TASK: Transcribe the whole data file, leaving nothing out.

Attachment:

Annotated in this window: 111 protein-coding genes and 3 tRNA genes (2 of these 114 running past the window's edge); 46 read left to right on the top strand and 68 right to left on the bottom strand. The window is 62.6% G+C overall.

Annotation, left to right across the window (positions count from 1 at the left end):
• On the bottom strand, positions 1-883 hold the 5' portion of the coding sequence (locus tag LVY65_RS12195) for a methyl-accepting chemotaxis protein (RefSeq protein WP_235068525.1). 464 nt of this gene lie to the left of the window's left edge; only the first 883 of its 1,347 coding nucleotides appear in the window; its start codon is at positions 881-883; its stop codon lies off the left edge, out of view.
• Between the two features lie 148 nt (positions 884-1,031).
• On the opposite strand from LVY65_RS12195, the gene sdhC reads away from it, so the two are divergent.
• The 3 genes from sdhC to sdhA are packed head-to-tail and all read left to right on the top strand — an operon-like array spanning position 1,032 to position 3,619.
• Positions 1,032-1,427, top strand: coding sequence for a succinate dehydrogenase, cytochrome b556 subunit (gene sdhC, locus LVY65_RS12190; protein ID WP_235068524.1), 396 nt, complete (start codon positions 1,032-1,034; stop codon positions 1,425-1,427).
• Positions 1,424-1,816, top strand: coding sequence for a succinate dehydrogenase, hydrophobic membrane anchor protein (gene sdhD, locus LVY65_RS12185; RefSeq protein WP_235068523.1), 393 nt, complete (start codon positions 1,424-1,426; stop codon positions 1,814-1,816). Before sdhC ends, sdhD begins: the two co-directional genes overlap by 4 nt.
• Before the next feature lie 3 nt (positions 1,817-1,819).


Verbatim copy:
Annotated in this window: 111 protein-coding genes and 3 tRNA genes (2 of these 114 running past the window's edge); 46 read left to right on the top strand and 68 right to left on the bottom strand. The window is 62.6% G+C overall.

Annotation, left to right across the window (positions count from 1 at the left end):
• On the bottom strand, positions 1-883 hold the 5' portion of the coding sequence (locus tag LVY65_RS12195) for a methyl-accepting chemotaxis protein (RefSeq protein WP_235068525.1). 464 nt of this gene lie to the left of the window's left edge; only the first 883 of its 1,347 coding nucleotides appear in the window; its start codon is at positions 881-883; its stop codon lies off the left edge, out of view.
• Between the two features lie 148 nt (positions 884-1,031).
• On the opposite strand from LVY65_RS12195, the gene sdhC reads away from it, so the two are divergent.
• The 3 genes from sdhC to sdhA are packed head-to-tail and all read left to right on the top strand — an operon-like array spanning position 1,032 to position 3,619.
• Positions 1,032-1,427, top strand: coding sequence for a succinate dehydrogenase, cytochrome b556 subunit (gene sdhC, locus LVY65_RS12190; protein ID WP_235068524.1), 396 nt, complete (start codon positions 1,032-1,034; stop codon positions 1,425-1,427).
• Positions 1,424-1,816, top strand: coding sequence for a succinate dehydrogenase, hydrophobic membrane anchor protein (gene sdhD, locus LVY65_RS12185; RefSeq protein WP_235068523.1), 393 nt, complete (start codon positions 1,424-1,426; stop codon positions 1,814-1,816). Before sdhC ends, sdhD begins: the two co-directional genes overlap by 4 nt.
• Before the next feature lie 3 nt (positions 1,817-1,819).